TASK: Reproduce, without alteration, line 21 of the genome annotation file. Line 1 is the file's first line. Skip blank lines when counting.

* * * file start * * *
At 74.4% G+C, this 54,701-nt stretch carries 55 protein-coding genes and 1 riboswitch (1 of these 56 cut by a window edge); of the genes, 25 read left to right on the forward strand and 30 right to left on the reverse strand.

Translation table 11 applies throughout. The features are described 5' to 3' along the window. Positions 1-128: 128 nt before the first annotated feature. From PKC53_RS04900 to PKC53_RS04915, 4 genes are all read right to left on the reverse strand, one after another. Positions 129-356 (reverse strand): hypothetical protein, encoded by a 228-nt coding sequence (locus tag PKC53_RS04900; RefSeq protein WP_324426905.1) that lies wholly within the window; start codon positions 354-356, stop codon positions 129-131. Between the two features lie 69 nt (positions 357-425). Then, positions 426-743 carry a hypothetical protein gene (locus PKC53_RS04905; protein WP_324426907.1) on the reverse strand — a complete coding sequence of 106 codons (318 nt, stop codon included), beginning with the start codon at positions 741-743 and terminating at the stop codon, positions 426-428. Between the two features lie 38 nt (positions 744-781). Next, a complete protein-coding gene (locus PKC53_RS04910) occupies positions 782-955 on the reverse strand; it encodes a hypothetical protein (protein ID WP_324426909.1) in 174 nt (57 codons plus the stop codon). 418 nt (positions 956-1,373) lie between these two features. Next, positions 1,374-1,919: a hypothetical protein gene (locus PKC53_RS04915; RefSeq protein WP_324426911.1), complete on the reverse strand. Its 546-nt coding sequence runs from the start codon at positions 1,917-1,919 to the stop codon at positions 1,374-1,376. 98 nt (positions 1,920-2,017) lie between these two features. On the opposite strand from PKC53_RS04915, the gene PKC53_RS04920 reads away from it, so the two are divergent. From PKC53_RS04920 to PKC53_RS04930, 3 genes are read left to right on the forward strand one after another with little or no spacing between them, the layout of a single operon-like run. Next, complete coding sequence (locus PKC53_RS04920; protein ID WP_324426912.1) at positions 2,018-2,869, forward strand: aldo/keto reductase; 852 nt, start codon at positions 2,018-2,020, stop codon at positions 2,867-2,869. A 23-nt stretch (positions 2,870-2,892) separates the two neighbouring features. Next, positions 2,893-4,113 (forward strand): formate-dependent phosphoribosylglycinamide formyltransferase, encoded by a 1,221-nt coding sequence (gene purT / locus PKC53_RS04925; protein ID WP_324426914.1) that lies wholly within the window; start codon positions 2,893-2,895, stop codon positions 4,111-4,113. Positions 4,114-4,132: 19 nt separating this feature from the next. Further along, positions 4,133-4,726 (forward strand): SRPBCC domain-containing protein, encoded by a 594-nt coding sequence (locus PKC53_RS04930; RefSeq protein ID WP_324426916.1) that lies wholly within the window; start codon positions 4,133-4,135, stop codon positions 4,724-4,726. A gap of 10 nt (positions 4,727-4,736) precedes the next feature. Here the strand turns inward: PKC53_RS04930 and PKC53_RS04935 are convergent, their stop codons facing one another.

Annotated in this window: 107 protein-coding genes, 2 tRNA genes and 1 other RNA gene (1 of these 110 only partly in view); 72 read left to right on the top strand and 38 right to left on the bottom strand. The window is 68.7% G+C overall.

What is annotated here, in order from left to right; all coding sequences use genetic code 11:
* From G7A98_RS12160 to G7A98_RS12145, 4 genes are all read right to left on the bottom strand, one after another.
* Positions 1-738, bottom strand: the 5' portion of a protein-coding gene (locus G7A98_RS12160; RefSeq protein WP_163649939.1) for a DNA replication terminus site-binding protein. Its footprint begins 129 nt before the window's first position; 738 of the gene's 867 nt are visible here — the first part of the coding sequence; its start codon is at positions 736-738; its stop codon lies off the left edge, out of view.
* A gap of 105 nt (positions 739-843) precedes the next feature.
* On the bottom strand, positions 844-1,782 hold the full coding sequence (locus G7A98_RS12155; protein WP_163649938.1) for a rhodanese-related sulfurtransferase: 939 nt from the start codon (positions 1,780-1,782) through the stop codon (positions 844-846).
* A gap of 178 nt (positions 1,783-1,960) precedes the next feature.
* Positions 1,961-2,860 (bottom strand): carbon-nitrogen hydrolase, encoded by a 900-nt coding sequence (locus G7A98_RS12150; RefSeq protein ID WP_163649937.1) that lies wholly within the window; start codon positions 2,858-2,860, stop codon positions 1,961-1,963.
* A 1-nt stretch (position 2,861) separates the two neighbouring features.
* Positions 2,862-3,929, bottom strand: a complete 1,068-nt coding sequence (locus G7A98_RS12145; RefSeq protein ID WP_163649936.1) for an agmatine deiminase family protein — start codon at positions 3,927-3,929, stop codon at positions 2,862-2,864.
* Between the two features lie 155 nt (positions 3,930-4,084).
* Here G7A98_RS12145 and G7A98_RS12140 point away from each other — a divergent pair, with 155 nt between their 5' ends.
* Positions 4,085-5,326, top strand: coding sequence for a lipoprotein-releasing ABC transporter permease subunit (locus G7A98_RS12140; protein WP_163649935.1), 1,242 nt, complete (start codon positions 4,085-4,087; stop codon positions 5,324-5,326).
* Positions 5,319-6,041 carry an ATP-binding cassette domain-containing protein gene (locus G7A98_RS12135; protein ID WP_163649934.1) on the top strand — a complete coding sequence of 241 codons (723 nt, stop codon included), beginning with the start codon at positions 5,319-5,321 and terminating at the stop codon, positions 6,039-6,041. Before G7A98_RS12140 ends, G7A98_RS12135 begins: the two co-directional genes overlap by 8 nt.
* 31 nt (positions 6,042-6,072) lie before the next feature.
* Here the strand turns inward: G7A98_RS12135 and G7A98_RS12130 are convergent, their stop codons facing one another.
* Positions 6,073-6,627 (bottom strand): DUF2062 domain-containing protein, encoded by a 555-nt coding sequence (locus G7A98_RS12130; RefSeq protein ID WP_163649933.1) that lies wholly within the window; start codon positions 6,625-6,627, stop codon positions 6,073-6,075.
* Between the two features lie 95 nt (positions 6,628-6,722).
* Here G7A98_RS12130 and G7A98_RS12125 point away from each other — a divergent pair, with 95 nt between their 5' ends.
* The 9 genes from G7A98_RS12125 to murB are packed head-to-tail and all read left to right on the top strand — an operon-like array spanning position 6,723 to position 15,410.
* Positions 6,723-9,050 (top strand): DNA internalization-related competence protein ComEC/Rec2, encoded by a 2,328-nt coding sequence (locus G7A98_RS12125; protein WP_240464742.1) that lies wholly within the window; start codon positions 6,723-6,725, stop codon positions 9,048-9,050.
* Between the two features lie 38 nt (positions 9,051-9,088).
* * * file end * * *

* Here G7A98_RS12130 and G7A98_RS12125 point away from each other — a divergent pair, with 95 nt between their 5' ends.